Leopard Gecko Breeding Part 6 |Egg Laying and Incubation


Authored by Ron Tremper Leopardgecko.com

Leopard Gecko Egg-Laying and Incubation

Egg Clutches

Note that no Leopard gecko has ever laid more than two eggs per clutch.

Leopard geckos lay one or two eggs for their first clutch and on average a total of eight eggs for their first breeding year.  After the first breeding year, the healthiest individuals may produce as many as eight two-egg clutches (16 eggs) per year. The average in our commercial colony is 5 clutches per season. Resulting in 8.4 babies per year, per female, due to infertility and variables related to embryo death. Once a breeding season begins, you can expect females to lay a clutch every 15-20 days over a 4-5 month period. As noted earlier, after the fifth or sixth year of breeding, egg production declines until a female reaches menopause. Note that no leopard gecko has ever laid more than two eggs per clutch, and that it is common for older females, six or more years old, to only lay single egg-clutches. We will reiterate what we have stated before: Careful record keeping is absolutely necessary for the serious breeder. Tracking the female’s age, egg production, hatch rate and partners, will optimize the production capability of a commercial operation.


2x Egg’s visible.

When a leopard gecko is ready to lay, you can clearly see the two elongated, shelled, white eggs (see photo) through her abdominal wall, and with experience, you will also notice slight bulges on the sides of the body when viewing her from above. These physical clues of impending oviposition are coupled with pre-laying behaviors, such as restlessness, digging, resting over the heat source, and a disinterest in feeding. As soon as you notice the bulgy appearance and the above behaviors, it is time to properly prepare for eggs to be deposited.

Years ago, some researchers found that they could remove the water dish (to prevent females from laying in them) and in a rather small, high humidity environment merely spray the cage sides and substrate to provide for egg-laying. This procedure is not recommended because it can stress some females and lead to egg-binding. Today, the technique employed by virtually everyone is the use of a laying box.

For one or two females an opaque plastic container of any type can suffice for a laying chamber as long as it measures at least 6-7” in diameter and 4” high. For cages housing 3-5 females, a plastic shoebox is ideal. In both instances, since leopard geckos are surprisingly good climbers, a two-inch hole should be made in the box lid. Placing the hole on the side will also work, but these geckos will tend to kick out good amounts of the laying medium over time.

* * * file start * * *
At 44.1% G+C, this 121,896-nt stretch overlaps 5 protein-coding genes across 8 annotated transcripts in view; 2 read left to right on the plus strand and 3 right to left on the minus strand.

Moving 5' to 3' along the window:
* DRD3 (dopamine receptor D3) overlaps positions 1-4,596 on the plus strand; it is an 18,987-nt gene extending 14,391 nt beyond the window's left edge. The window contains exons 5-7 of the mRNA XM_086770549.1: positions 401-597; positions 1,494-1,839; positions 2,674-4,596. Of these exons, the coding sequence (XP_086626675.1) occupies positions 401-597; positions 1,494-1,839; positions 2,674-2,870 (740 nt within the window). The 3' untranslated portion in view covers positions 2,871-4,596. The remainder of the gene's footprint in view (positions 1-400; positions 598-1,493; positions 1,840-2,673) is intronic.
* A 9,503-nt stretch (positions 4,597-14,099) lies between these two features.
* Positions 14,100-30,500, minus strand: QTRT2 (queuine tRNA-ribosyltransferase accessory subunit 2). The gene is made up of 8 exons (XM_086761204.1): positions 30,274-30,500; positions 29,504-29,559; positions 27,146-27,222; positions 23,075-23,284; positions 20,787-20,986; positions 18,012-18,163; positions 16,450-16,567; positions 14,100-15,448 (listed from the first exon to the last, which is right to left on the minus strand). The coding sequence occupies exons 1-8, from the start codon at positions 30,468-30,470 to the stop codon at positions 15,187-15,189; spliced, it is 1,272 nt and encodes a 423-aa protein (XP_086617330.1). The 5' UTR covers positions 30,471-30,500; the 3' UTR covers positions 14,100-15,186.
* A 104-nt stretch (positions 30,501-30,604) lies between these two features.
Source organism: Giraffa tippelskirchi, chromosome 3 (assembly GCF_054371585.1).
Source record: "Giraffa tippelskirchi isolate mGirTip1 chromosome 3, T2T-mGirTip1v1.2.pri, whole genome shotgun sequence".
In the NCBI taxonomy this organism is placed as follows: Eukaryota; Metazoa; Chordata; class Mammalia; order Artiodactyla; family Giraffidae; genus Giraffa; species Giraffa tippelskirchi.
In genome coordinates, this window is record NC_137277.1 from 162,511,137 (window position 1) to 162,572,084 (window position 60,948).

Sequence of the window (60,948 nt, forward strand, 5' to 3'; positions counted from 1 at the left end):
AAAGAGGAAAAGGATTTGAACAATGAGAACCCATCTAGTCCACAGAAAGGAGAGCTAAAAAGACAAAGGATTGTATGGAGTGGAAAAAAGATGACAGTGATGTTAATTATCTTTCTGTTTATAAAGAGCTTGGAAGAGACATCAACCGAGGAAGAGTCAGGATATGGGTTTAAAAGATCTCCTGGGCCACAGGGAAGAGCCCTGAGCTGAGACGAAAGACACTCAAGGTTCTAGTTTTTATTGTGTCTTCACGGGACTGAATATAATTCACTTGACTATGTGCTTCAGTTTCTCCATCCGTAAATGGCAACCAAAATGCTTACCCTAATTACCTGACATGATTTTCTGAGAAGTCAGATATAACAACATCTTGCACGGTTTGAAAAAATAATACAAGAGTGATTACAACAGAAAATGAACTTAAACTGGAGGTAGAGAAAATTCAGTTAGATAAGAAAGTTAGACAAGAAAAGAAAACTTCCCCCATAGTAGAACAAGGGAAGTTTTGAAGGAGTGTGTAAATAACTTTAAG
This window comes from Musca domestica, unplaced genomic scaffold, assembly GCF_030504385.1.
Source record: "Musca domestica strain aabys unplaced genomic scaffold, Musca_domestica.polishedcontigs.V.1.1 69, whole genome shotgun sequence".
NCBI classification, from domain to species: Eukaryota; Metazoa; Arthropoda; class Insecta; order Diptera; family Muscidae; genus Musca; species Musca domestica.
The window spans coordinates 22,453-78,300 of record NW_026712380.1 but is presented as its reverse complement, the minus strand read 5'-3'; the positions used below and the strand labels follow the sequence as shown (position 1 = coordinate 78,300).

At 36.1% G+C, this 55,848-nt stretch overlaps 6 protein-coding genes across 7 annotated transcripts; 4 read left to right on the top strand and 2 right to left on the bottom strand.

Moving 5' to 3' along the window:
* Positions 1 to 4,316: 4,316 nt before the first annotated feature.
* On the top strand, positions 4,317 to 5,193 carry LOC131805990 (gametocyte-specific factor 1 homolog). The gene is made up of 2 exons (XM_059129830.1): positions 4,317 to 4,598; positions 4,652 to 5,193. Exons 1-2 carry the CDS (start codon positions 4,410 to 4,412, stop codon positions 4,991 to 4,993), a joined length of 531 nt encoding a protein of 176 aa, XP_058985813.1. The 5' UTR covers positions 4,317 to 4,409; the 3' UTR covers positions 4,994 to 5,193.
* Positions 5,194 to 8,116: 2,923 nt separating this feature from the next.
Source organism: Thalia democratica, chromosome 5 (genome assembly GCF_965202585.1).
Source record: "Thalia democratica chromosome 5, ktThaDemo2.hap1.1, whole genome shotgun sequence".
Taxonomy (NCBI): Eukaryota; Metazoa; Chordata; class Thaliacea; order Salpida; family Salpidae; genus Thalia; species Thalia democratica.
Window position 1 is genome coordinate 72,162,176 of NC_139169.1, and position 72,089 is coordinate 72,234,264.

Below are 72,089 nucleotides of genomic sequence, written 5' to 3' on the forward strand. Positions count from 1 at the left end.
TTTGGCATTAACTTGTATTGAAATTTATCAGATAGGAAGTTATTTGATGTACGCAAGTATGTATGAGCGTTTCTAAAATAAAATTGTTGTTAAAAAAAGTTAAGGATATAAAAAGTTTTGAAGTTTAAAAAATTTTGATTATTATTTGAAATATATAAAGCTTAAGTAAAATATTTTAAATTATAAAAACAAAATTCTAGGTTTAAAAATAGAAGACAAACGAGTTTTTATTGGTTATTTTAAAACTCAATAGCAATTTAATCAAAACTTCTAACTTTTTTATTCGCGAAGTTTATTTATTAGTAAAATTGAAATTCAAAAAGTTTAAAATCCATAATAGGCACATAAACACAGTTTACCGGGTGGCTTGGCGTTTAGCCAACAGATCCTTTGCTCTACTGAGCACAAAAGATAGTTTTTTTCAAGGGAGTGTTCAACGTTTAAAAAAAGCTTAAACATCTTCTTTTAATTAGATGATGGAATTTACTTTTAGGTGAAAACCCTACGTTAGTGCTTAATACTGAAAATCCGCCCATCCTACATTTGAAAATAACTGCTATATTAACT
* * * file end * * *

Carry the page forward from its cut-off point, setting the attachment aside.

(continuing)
Whatever you use, you must keep the egg-laying medium moist at all times

A good choice of egg-laying medium for placing at the bottom of the laying box is peat moss or vermiculite. I discourage the use of vermiculite for this purpose. Although many herpetoculturists have experienced no problems with the use of vermiculite in this fashion, many leopard geckos will eat this material, which can cause harmful impactions. Whatever you use, you must keep the egg-laying medium moist at all times. A pistol-grip hand sprayer is perfect to have nearby for this task. The moisture level should feel like freshly dug earth. If it clumps when you squeeze a handful together, then it is too wet.

The egg-laying box will also function as a shelter/resting place, which will be essential for giving leopard geckos security and provide contact with a high relative humidity/moist substrate environment, ensuring proper shedding; especially of the toes. If when checking for eggs, you notice eggs with dents or geckos with skin shed problems then your laying box is kept too dry.

Some hobbyists, when they first notice a female is carrying eggs, choose to move it to a separate egg-laying enclosure; this is not a good idea. The stress of moving gravid females to unfamiliar surroundings, just before they are ready to lay, often causes them to deposit eggs outside of the egg box or in the water dish. If you see this, then you know that something is amiss. It has been found that 15-20% of eggs found floating in a water dish, sometimes for hours or days, would still hatch.

Freshly laid eggs are soft and sticky, but when fertile, quickly become turgid, with the feel of a stale marshmallow. You can handle newly laid eggs without concern about rotation issues for the first two weeks. A good egg is very resilient. More than once I have played soccer with dropped eggs or outright bounced them off the floor causing no harmful effects.

Egg Laying and Incubation Part 2, will follow soon…

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